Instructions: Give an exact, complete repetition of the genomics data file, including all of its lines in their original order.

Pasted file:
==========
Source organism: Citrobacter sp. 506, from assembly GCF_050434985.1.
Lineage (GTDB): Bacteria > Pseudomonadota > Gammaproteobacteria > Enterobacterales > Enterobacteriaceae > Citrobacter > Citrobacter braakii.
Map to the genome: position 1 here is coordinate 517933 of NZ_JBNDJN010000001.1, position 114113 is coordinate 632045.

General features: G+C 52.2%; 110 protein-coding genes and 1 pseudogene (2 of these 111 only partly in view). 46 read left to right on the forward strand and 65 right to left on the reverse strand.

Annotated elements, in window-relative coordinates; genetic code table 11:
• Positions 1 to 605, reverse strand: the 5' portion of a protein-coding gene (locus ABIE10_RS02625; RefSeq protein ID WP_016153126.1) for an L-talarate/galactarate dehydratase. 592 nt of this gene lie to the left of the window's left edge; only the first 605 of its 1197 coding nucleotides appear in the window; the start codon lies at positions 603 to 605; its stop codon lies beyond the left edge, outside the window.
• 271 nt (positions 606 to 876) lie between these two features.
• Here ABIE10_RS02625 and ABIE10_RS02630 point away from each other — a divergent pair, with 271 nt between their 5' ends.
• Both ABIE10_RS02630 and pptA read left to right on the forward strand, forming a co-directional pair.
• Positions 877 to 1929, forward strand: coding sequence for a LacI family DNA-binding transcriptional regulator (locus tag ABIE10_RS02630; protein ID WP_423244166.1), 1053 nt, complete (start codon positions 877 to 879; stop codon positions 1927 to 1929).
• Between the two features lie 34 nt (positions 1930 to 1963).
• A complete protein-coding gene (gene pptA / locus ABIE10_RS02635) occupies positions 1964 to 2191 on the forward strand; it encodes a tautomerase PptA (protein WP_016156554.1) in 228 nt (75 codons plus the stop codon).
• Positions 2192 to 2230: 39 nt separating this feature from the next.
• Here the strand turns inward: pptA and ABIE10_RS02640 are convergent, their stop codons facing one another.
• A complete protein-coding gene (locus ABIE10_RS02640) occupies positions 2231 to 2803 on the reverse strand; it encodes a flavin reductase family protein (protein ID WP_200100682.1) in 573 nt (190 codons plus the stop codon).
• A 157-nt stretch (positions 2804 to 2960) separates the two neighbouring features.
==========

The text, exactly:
Source organism: Citrobacter sp. 506, from assembly GCF_050434985.1.
Lineage (GTDB): Bacteria > Pseudomonadota > Gammaproteobacteria > Enterobacterales > Enterobacteriaceae > Citrobacter > Citrobacter braakii.
Map to the genome: position 1 here is coordinate 517933 of NZ_JBNDJN010000001.1, position 114113 is coordinate 632045.

General features: G+C 52.2%; 110 protein-coding genes and 1 pseudogene (2 of these 111 only partly in view). 46 read left to right on the forward strand and 65 right to left on the reverse strand.

Annotated elements, in window-relative coordinates; genetic code table 11:
• Positions 1 to 605, reverse strand: the 5' portion of a protein-coding gene (locus ABIE10_RS02625; RefSeq protein ID WP_016153126.1) for an L-talarate/galactarate dehydratase. 592 nt of this gene lie to the left of the window's left edge; only the first 605 of its 1197 coding nucleotides appear in the window; the start codon lies at positions 603 to 605; its stop codon lies beyond the left edge, outside the window.
• 271 nt (positions 606 to 876) lie between these two features.
• Here ABIE10_RS02625 and ABIE10_RS02630 point away from each other — a divergent pair, with 271 nt between their 5' ends.
• Both ABIE10_RS02630 and pptA read left to right on the forward strand, forming a co-directional pair.
• Positions 877 to 1929, forward strand: coding sequence for a LacI family DNA-binding transcriptional regulator (locus tag ABIE10_RS02630; protein ID WP_423244166.1), 1053 nt, complete (start codon positions 877 to 879; stop codon positions 1927 to 1929).
• Between the two features lie 34 nt (positions 1930 to 1963).
• A complete protein-coding gene (gene pptA / locus ABIE10_RS02635) occupies positions 1964 to 2191 on the forward strand; it encodes a tautomerase PptA (protein WP_016156554.1) in 228 nt (75 codons plus the stop codon).
• Positions 2192 to 2230: 39 nt separating this feature from the next.
• Here the strand turns inward: pptA and ABIE10_RS02640 are convergent, their stop codons facing one another.
• A complete protein-coding gene (locus ABIE10_RS02640) occupies positions 2231 to 2803 on the reverse strand; it encodes a flavin reductase family protein (protein ID WP_200100682.1) in 573 nt (190 codons plus the stop codon).
• A 157-nt stretch (positions 2804 to 2960) separates the two neighbouring features.